No end in sight to AGR litigation in India
The adjusted gross revenue (AGR) issue refuses to die in India.
The question of who should pay the AGR dues of the bankrupt service providers gained prominence recently when the National Company Law Appellate Tribunal (NCLAT) ruled last week that the spectrum can be transferred as part of insolvency resolution, but only after government dues are cleared.
The order was made regarding Aircel, in a case where NCLAT approved a INR66300 million (US$887 million) resolution plan by the UV Asset Reconstruction Company (UVARCL).
Aircel had to transfer all assets to UVARCL, including spectrum, as part of the company's bankruptcy proceedings.
However, this was challenged by the Department of Telecommunications (DoT), claiming spectrum is only leased to the service provider and can be taken back where dues are not paid.
Rock and a hard place
While this order is about Aircel's insolvency, it will affect Reliance Communications as well, which also has outstanding dues.
The ruling leaves little option other than liquidation for both companies – either that or mounting a challenge in the Supreme Court. Aircel and UVARCL have decided to approach the Apex Court to resolve this matter.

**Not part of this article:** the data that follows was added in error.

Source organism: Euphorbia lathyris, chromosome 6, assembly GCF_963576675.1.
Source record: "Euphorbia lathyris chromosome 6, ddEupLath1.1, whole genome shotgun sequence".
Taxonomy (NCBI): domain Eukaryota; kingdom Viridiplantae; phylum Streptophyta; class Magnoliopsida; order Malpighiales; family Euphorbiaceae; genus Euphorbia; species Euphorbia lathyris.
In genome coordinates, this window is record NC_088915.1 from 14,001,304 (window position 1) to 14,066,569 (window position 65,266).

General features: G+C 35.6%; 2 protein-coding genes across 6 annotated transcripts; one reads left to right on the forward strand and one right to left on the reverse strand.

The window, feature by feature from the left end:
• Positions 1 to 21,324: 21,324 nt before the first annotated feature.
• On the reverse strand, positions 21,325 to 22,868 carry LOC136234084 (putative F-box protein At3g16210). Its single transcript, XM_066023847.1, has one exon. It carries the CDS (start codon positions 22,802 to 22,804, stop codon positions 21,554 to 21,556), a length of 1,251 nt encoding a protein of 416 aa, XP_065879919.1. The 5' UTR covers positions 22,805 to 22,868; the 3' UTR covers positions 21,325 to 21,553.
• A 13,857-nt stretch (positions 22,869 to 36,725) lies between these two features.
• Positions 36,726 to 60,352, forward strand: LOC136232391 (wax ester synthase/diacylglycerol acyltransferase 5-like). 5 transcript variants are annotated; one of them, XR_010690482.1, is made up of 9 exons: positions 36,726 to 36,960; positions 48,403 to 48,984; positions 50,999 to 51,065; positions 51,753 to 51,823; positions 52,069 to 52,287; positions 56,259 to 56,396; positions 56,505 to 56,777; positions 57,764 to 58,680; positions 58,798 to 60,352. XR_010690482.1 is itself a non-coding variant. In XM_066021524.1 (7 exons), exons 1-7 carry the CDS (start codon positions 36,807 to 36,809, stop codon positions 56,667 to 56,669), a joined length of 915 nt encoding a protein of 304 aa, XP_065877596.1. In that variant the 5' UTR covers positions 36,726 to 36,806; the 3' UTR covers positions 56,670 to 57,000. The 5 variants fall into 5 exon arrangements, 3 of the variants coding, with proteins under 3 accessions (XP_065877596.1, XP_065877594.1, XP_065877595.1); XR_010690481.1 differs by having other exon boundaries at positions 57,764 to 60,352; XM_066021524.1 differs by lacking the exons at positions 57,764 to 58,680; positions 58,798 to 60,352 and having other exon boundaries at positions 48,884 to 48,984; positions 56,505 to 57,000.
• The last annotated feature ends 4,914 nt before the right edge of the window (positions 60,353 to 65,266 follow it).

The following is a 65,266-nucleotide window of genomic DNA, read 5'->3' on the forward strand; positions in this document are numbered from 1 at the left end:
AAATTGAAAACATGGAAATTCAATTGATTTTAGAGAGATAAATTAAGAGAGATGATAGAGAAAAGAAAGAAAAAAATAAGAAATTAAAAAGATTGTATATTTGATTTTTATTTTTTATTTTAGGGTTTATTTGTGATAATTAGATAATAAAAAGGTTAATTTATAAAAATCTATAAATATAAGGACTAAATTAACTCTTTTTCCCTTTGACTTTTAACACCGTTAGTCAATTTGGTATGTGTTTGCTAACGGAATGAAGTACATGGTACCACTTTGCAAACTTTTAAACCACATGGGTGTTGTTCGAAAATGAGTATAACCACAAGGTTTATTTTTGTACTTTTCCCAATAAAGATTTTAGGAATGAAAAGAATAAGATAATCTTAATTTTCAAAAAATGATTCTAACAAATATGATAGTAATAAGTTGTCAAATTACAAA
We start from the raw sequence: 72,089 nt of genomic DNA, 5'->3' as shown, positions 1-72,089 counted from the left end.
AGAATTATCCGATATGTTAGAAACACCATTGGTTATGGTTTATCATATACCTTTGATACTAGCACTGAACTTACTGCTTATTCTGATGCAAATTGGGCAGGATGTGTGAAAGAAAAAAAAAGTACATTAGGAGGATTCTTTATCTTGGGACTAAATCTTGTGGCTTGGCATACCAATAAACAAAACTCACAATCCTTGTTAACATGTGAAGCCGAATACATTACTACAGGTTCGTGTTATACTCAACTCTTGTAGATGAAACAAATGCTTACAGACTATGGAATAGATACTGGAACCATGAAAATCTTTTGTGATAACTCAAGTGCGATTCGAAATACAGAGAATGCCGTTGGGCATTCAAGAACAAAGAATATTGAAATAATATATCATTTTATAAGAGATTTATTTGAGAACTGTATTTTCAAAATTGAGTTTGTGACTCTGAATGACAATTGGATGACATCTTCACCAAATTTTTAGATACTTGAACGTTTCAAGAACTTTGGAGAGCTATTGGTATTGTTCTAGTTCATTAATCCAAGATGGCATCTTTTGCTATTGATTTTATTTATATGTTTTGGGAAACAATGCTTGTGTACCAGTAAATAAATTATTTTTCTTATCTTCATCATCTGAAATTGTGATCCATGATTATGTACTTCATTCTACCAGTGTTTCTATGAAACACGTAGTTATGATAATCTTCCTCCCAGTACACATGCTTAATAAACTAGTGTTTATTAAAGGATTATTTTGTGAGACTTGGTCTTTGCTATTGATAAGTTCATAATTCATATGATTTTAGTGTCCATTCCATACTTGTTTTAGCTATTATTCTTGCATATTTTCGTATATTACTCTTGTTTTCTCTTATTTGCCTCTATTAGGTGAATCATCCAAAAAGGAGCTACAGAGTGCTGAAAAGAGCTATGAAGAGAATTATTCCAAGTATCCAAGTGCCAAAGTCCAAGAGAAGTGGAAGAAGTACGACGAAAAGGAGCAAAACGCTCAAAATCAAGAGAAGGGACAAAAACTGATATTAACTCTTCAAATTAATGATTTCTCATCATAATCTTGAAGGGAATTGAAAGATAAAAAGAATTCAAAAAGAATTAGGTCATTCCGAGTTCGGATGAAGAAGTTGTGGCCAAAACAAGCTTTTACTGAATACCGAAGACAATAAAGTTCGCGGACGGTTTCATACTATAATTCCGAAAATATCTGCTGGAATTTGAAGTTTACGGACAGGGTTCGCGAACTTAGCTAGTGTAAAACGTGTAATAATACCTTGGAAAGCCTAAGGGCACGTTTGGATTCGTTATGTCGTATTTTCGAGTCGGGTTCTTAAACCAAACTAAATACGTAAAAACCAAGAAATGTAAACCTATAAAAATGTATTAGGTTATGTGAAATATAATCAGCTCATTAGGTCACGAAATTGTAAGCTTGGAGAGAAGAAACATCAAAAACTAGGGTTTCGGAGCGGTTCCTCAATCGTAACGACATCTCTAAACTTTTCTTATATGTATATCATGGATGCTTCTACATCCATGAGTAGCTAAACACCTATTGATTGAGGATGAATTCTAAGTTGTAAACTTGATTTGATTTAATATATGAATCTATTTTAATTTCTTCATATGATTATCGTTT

If Aircel and RCom go for liquidation, the banks owed will recover nothing – that is State Bank of India, China Development Bank, Bank of Baroda, Canara Bank, and other lenders.
Three defunct telcos – Aircel, Videocon and Reliance Communications – owe INR123.89 billion ($1.65 billion), INR13.760 billion ($183.88 million), and INR260 bn ($3.4 billion), respectively, as part of AGR payments.
The DoT is also demanding Airtel pay part of Videocon's dues for the spectrum it had purchased from the company.
However, Airtel has refused to make this payment, saying the fees came to light only after the completion of the deal, so the seller, Videocon, is liable to clear them.
Confusing and complex regulatory requirements and never-ending charges are some of the major issues faced by Indian telcos.
The AGR ruling announced in 2019, which made it mandatory to include service providers' non-telecoms revenue in the profits, has led to massive litigation. There is a lack of clarity on the amount operators owe the government. Airtel and Vodafone Idea have raised these concerns, since their calculations are vastly different from those of the government.
- Airtel, Vodafone Idea allege 'miscalculation' of AGR dues
- India's top court gives telcos ten years to clear AGR dues
— Gagandeep Kaur, contributing editor, special to Light Reading